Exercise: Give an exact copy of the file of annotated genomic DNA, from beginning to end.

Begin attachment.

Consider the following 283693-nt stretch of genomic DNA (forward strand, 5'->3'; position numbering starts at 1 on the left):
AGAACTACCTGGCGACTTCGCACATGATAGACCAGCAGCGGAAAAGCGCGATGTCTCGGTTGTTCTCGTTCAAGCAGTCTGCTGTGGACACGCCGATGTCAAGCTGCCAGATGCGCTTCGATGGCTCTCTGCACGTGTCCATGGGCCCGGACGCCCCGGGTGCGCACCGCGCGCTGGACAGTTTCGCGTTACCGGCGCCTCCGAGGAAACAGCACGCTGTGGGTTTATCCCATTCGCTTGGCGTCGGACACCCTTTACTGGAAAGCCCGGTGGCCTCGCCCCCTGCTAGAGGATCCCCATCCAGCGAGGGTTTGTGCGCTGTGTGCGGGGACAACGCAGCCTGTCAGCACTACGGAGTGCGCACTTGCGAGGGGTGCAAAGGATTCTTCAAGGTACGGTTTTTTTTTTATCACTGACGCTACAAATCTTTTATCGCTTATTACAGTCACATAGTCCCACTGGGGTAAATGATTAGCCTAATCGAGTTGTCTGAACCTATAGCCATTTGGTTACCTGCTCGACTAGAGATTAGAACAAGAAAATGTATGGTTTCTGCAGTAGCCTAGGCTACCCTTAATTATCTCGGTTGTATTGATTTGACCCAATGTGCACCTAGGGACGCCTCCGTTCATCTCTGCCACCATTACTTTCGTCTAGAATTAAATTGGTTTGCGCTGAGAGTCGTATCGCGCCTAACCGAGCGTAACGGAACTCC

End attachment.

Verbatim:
Consider the following 283693-nt stretch of genomic DNA (forward strand, 5'->3'; position numbering starts at 1 on the left):
AGAACTACCTGGCGACTTCGCACATGATAGACCAGCAGCGGAAAAGCGCGATGTCTCGGTTGTTCTCGTTCAAGCAGTCTGCTGTGGACACGCCGATGTCAAGCTGCCAGATGCGCTTCGATGGCTCTCTGCACGTGTCCATGGGCCCGGACGCCCCGGGTGCGCACCGCGCGCTGGACAGTTTCGCGTTACCGGCGCCTCCGAGGAAACAGCACGCTGTGGGTTTATCCCATTCGCTTGGCGTCGGACACCCTTTACTGGAAAGCCCGGTGGCCTCGCCCCCTGCTAGAGGATCCCCATCCAGCGAGGGTTTGTGCGCTGTGTGCGGGGACAACGCAGCCTGTCAGCACTACGGAGTGCGCACTTGCGAGGGGTGCAAAGGATTCTTCAAGGTACGGTTTTTTTTTTATCACTGACGCTACAAATCTTTTATCGCTTATTACAGTCACATAGTCCCACTGGGGTAAATGATTAGCCTAATCGAGTTGTCTGAACCTATAGCCATTTGGTTACCTGCTCGACTAGAGATTAGAACAAGAAAATGTATGGTTTCTGCAGTAGCCTAGGCTACCCTTAATTATCTCGGTTGTATTGATTTGACCCAATGTGCACCTAGGGACGCCTCCGTTCATCTCTGCCACCATTACTTTCGTCTAGAATTAAATTGGTTTGCGCTGAGAGTCGTATCGCGCCTAACCGAGCGTAACGGAACTCC